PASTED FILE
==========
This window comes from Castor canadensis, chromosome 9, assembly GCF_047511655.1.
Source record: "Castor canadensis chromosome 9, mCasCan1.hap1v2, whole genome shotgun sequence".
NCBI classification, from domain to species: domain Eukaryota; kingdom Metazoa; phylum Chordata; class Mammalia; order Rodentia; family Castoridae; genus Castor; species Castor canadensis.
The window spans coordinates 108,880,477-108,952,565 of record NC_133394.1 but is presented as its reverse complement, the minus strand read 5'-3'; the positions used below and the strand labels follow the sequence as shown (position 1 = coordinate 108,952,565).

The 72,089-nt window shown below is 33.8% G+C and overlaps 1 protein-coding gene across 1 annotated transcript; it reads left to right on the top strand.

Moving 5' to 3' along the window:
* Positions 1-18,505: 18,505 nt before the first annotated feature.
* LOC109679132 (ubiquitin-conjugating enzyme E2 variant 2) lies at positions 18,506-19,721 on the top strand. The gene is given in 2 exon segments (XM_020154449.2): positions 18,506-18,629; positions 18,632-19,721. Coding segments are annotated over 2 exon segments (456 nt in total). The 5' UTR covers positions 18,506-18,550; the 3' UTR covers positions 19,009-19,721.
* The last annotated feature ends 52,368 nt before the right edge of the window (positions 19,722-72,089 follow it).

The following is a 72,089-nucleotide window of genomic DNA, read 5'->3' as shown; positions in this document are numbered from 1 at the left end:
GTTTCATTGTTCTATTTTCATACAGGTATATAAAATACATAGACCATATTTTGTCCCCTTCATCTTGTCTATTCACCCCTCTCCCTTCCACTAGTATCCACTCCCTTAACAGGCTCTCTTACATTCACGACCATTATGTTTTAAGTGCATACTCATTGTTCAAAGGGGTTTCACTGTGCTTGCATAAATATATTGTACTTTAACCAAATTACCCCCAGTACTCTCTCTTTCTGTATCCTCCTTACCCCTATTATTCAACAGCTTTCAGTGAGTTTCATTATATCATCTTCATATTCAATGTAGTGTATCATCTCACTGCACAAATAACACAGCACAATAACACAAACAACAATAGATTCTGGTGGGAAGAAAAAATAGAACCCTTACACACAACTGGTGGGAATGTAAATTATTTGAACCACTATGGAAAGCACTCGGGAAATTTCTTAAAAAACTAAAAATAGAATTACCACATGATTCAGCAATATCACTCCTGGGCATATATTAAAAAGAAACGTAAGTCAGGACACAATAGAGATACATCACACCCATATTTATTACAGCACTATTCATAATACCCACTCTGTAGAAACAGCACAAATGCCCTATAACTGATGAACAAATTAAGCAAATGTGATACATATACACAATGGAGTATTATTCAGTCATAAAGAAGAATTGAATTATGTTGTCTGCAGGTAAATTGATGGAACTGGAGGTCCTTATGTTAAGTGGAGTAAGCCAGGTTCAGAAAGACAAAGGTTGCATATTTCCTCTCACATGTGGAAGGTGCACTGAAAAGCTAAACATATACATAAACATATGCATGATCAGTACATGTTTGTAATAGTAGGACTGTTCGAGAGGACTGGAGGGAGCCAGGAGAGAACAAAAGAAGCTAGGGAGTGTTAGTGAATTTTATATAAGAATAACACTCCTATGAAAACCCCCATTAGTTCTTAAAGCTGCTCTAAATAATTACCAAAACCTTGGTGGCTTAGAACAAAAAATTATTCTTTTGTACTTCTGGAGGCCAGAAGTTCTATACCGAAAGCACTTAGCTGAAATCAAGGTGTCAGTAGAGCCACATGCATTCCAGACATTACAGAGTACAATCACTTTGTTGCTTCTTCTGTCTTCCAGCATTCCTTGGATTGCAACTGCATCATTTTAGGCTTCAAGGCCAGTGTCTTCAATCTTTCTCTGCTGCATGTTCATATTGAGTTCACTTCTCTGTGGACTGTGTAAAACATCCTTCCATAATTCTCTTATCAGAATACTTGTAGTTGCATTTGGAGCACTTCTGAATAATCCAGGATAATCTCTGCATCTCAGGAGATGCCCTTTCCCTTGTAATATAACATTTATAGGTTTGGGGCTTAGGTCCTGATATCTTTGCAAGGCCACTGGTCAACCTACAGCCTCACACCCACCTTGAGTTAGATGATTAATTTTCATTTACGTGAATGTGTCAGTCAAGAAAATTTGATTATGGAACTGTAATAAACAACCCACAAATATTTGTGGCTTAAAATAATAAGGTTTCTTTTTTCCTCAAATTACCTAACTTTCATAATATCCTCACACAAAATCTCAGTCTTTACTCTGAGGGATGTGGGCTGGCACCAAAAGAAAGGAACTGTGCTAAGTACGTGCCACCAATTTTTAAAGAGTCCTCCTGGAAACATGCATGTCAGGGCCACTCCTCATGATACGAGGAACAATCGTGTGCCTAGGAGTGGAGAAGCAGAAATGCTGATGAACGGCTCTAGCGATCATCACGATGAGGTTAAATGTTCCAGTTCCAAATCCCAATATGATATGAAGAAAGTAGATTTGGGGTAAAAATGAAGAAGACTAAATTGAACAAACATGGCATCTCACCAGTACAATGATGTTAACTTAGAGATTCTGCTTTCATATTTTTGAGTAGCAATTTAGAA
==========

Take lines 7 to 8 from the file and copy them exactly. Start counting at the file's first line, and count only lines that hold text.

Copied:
* Positions 1-18,505: 18,505 nt before the first annotated feature.
* LOC109679132 (ubiquitin-conjugating enzyme E2 variant 2) lies at positions 18,506-19,721 on the top strand. The gene is given in 2 exon segments (XM_020154449.2): positions 18,506-18,629; positions 18,632-19,721. Coding segments are annotated over 2 exon segments (456 nt in total). The 5' UTR covers positions 18,506-18,550; the 3' UTR covers positions 19,009-19,721.